Odor and Nutrient Management Newsletter

Spring 1998

Try a biocover to reduce odor

by Tracy Peterson, extension communications and Jeff Lorimor, extension agricultural and biosystems engineer

Cornstalks are chopped and floated on manure in a round concrete swine tank.Warmer temperatures are on the way and with them comes the return of odors from livestock operations. Spring, therefore, is the ideal time for applying biocovers to outside liquid manure storage units.

Biocovers consist of fibrous biological materials such as straw or chopped cornstalks blown on top of liquid storage units. They provide a physical aerobic barrier between the liquid manure surface and the air. The covers float on storage units until fall, when they are removed with the manure, chopped, and spread on land.

The practice, while simple, promises to dramatically reduce odor emissions from livestock operations, see Figure below.

Odor ratings for swine manure pits with and without biocovers. 0 = no odor, 1 = barely detectable odor, 2 = noticeable odor, 3 = strong odor.To be successful, biocovers must completely cover the structure throughout the entire season. Biocovers must be at least eight inches deep to accomplish this. Most producers blow the materials onto the pits or lagoons with blowers similar to the ones used by highway departments or with wagons with choppers used to bed free-stall dairy barns. Producers often borrow the blowers or hire someone to apply the materials.

Biocover costs include both the materials and the cost of applying them. Unlike synthetic covers, biocovers require annual recurring costs. Biocovers cost about 10 cents per square foot of pit surface each time the cover is applied. Based on a 10- to 12-foot deep pit for finishing hogs, the cost ranges from 25 cents to 40 cents per head marketed.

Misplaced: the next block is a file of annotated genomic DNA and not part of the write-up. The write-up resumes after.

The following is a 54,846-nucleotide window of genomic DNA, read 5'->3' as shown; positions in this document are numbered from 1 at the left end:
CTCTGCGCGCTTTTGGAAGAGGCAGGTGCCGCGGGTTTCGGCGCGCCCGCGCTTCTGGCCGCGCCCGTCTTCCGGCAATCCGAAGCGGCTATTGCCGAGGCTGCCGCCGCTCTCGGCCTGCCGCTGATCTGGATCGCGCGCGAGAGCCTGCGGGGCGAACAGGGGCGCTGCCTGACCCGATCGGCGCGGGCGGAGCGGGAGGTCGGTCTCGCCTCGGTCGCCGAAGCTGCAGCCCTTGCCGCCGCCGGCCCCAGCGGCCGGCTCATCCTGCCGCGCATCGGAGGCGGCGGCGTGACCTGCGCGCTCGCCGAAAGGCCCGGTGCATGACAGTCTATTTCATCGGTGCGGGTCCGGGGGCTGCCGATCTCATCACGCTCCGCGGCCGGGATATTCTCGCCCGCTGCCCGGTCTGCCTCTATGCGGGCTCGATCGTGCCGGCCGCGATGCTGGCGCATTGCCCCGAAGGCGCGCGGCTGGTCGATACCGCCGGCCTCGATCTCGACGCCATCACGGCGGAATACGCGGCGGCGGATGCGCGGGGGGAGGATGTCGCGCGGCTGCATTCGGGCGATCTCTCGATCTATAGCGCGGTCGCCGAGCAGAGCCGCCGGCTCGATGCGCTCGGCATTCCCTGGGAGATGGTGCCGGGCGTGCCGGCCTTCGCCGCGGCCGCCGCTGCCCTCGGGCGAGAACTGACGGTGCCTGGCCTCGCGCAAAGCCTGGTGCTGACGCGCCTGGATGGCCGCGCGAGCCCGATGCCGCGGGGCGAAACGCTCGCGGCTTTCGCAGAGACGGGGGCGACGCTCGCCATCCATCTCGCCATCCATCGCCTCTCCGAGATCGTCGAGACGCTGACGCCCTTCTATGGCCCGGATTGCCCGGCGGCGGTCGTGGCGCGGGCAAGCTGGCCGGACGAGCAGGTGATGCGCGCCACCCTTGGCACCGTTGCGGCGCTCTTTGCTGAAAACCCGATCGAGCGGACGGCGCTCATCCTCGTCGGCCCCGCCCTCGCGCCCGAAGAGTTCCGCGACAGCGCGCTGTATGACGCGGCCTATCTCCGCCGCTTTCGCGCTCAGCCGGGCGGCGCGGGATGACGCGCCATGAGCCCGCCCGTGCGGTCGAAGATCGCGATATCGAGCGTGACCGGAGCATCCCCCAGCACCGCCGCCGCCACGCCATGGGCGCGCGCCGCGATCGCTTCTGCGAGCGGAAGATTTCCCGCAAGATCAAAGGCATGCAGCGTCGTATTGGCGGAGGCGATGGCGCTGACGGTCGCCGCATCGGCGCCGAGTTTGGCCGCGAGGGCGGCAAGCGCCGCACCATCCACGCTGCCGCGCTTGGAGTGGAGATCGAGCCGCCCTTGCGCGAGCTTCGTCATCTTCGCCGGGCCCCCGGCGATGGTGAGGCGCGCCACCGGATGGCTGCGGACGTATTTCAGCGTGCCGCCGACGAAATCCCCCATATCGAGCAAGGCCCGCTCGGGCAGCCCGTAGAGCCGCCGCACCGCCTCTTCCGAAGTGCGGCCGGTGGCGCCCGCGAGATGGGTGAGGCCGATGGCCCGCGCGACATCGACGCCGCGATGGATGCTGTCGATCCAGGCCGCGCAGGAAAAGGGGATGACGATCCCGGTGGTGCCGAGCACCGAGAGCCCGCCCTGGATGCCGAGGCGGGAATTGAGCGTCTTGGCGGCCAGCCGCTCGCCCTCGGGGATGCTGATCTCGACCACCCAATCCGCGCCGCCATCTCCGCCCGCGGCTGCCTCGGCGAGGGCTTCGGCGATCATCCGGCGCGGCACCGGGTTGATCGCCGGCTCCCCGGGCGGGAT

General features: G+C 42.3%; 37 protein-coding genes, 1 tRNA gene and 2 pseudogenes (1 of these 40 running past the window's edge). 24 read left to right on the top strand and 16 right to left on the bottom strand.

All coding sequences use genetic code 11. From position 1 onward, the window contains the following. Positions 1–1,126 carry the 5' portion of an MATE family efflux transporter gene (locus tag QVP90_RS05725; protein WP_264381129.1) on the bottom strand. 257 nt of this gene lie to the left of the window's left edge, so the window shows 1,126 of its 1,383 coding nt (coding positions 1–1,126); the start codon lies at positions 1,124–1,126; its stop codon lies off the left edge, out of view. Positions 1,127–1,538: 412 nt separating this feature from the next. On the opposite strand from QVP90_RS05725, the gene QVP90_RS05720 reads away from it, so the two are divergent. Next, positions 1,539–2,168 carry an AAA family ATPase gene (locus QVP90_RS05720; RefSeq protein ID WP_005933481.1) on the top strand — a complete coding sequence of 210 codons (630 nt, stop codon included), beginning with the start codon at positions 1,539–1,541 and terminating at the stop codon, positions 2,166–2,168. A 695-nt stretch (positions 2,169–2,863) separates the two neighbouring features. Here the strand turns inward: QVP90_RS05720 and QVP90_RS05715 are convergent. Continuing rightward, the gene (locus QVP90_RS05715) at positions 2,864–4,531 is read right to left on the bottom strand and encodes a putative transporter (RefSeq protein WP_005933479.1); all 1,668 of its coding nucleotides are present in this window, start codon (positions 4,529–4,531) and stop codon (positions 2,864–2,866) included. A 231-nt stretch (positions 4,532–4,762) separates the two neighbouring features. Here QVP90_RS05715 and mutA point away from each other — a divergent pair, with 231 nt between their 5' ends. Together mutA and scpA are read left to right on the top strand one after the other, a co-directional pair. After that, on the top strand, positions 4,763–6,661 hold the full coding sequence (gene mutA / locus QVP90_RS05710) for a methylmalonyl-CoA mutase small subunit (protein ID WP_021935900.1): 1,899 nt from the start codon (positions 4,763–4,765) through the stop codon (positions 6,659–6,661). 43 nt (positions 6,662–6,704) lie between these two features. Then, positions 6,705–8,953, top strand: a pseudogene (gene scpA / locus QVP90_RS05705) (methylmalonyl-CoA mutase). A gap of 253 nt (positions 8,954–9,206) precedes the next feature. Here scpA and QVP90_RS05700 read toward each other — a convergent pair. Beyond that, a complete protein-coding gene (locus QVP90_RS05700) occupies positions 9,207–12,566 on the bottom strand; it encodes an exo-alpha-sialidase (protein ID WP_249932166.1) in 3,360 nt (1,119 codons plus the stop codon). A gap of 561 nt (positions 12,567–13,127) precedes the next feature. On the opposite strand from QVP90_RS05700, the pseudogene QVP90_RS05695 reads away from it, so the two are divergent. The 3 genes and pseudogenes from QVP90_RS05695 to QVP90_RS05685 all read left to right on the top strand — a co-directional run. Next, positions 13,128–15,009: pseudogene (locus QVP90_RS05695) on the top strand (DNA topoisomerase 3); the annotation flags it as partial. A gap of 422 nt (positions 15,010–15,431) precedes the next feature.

Thirteen cooperators are demonstrating biocovers as part of the Iowa Odor Control Demonstration Project. Those producers are using wheat and barley straw, old CRP hay, chopped cornstalks, hay with oil on it, and barley hulls via the feed ration. Most of the biocovers have worked well, resulting in significantly reduced odors from manure storage pits.

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Iowa Manure Matters: Odor and Nutrient Management is published by Iowa State University Extension, with funding support from the USDA Natural Resource Conservation Service through Cooperative Agreement No. 74-6114-8-22. To subscribe or change the address of a current subscription, write to Angela Rieck-Hinz, 2104 Agronomy Hall, Iowa State University, Ames, Iowa, 50011-1010 or call 515-294-9590, fax 515-294-9985 or email: amrieck@iastate.edu. Please indicate you are inquiring about the Odor and Nutrient Management Newsletter. The newsletter's coordinators are Angela Rieck-Hinz, extension program specialist, Department of Agronomy, Wendy Powers, environmental extension specialist, Department of Animal Science, and Robert Burns, Department of Agricultural and Biosystems Engineering; the editor is Jean McGuire, the subscription manager is Rachel Klein, the production designer is Beth Kroeschell, and the web page designer is Liisa Jarvinen.

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